Washington D.C.: A study says that milk from a human mother contains more than 200 different sugar molecules, way above the average 30-50 found in any other mammals.
It is still a scientific puzzle that the role of each of these sugar molecules and their composition changes during breast feeding.
Breast milk is often an infant's first meal, but many of the sugar molecules in the milk are not meant to feed the baby. Infants are born sterile of any bacteria in their guts, but within a few days they have millions, and after a week there are billions.
The sugars that come from mother's milk are usually the first compounds that these bacteria have to chew on, a free lunch that is intended to culture specific bacterial species.
Human breast milk also helps lay the foundation for the new baby's immune system. After birth, milk is rich in antibodies and molecules that slow the growth of harmful bacteria and coordinate white blood cell activity.
After one month, when the infant begins developing an adaptive immune system of his or her own, the composition of breast milk transitions so that levels of maternal antibodies drop by more than 90 percent.
There is also a sharp decrease in the diversity of breast milk sugars, indicating less selection for bacterial species. Instead, mature human breast milk has an increased number of fat and other nutrients that support infant growth.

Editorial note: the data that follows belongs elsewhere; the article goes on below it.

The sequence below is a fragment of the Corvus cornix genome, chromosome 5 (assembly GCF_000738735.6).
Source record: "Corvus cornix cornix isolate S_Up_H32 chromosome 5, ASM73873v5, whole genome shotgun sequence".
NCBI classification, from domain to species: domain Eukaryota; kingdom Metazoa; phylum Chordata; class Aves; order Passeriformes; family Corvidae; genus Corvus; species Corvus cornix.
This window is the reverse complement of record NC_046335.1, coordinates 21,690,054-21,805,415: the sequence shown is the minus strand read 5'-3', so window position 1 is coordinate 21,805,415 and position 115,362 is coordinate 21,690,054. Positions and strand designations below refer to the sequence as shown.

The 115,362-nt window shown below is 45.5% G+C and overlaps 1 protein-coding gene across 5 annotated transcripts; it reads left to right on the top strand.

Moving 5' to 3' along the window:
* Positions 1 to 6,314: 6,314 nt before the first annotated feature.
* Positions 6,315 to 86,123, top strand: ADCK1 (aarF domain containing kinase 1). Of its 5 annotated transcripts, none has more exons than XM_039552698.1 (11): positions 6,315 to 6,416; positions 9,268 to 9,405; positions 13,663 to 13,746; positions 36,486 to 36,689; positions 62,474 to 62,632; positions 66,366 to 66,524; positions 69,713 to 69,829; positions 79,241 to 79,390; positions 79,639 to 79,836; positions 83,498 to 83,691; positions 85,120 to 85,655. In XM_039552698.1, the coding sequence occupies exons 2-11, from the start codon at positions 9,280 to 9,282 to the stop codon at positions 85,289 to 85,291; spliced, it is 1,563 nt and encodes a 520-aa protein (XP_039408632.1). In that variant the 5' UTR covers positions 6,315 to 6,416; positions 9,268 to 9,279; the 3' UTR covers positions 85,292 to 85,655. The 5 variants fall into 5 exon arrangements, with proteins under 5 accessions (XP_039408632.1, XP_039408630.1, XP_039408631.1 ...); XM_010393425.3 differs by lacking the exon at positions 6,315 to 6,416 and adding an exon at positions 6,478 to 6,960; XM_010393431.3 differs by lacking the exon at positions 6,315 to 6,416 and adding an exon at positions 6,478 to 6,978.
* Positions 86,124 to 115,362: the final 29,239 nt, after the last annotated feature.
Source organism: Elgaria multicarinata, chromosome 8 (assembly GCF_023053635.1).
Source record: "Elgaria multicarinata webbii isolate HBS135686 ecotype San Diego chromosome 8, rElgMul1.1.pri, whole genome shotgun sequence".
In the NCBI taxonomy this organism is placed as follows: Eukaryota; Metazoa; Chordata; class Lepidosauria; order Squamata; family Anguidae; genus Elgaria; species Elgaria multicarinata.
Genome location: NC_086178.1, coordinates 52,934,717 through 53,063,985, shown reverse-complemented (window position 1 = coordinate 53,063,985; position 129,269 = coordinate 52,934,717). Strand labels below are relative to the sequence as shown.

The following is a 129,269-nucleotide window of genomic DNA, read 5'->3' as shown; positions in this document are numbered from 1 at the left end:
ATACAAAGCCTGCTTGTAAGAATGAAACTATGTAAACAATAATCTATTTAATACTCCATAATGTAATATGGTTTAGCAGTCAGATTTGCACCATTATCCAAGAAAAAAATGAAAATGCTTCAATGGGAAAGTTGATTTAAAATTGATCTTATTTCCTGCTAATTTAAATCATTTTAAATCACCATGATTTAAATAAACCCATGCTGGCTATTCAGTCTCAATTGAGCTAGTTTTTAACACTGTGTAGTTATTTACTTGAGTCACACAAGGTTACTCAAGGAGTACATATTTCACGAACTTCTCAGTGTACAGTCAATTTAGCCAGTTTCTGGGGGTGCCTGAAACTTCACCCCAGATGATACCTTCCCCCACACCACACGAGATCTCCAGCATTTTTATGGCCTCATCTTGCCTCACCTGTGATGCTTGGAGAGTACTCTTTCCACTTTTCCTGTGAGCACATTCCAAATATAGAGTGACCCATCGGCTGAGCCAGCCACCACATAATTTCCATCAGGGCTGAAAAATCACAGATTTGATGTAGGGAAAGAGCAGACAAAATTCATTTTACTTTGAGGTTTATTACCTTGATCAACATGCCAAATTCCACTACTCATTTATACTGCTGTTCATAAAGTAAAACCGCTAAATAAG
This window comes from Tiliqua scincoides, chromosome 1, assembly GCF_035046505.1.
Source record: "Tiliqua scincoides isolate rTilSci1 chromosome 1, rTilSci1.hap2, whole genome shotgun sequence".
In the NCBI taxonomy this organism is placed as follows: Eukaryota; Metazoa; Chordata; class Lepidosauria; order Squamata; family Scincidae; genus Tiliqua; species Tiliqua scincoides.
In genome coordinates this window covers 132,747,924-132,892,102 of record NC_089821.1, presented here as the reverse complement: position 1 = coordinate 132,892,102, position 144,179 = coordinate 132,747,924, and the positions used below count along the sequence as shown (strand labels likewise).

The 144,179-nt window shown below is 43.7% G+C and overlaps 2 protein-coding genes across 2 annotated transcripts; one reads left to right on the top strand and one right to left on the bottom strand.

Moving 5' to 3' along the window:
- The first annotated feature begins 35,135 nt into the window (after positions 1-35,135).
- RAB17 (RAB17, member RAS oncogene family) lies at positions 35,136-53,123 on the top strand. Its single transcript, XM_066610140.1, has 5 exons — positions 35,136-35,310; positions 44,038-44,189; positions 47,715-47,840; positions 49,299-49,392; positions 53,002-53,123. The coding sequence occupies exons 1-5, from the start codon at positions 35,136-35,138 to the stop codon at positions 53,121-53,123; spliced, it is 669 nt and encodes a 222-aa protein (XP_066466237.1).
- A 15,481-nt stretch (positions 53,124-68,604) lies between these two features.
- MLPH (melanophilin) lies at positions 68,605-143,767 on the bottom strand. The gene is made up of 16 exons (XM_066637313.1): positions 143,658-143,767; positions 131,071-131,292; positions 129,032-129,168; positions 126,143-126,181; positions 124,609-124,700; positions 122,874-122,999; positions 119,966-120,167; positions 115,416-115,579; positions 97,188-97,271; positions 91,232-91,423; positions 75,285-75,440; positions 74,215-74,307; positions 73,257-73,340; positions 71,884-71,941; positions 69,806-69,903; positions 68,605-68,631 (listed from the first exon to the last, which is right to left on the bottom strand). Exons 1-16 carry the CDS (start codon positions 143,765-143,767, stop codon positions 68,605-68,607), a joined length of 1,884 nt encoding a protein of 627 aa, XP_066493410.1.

Despite the many functions of breast milk, children can grow up healthy with limited supplies or without ever being exposed; raising controversial questions about what is normal when it comes to breastfeeding. Breast milk clearly reduces infant mortality and significantly decreases a newborn's risk for gut and airway infections, but there's little support for longer-term benefits.
What researchers can do is continue to work on understanding the role of all of the different molecules in breast milk, something that has become much easier with advances in gene sequencing technologies.
The next few years are likely to yield new understanding of the hormones within human breast milk and the exact role of the bacterial populations that it cultures in the infant gut.
This study has been published in Trends in Biochemical Sciences.